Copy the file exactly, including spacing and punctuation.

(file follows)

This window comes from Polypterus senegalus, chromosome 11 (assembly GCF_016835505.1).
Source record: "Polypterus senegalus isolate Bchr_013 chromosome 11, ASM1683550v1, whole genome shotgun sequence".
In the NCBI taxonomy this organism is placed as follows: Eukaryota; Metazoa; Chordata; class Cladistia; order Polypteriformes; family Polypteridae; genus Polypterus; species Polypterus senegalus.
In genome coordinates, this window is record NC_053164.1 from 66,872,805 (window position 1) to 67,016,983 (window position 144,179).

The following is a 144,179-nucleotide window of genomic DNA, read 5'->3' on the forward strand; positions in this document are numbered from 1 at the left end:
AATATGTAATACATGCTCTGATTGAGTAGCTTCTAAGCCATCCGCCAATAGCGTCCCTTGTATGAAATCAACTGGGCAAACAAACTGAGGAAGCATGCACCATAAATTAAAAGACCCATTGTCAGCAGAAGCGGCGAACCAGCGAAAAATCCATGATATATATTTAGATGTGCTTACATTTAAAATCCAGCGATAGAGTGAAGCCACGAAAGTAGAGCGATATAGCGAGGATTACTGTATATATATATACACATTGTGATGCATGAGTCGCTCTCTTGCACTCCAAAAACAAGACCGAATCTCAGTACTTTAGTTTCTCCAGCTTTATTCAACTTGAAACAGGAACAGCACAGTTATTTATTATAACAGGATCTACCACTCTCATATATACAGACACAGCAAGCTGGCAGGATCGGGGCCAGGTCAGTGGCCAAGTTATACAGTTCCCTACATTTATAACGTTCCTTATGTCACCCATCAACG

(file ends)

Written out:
This window comes from Polypterus senegalus, chromosome 11 (assembly GCF_016835505.1).
Source record: "Polypterus senegalus isolate Bchr_013 chromosome 11, ASM1683550v1, whole genome shotgun sequence".
In the NCBI taxonomy this organism is placed as follows: Eukaryota; Metazoa; Chordata; class Cladistia; order Polypteriformes; family Polypteridae; genus Polypterus; species Polypterus senegalus.
In genome coordinates, this window is record NC_053164.1 from 66,872,805 (window position 1) to 67,016,983 (window position 144,179).

The following is a 144,179-nucleotide window of genomic DNA, read 5'->3' on the forward strand; positions in this document are numbered from 1 at the left end:
AATATGTAATACATGCTCTGATTGAGTAGCTTCTAAGCCATCCGCCAATAGCGTCCCTTGTATGAAATCAACTGGGCAAACAAACTGAGGAAGCATGCACCATAAATTAAAAGACCCATTGTCAGCAGAAGCGGCGAACCAGCGAAAAATCCATGATATATATTTAGATGTGCTTACATTTAAAATCCAGCGATAGAGTGAAGCCACGAAAGTAGAGCGATATAGCGAGGATTACTGTATATATATATACACATTGTGATGCATGAGTCGCTCTCTTGCACTCCAAAAACAAGACCGAATCTCAGTACTTTAGTTTCTCCAGCTTTATTCAACTTGAAACAGGAACAGCACAGTTATTTATTATAACAGGATCTACCACTCTCATATATACAGACACAGCAAGCTGGCAGGATCGGGGCCAGGTCAGTGGCCAAGTTATACAGTTCCCTACATTTATAACGTTCCTTATGTCACCCATCAACG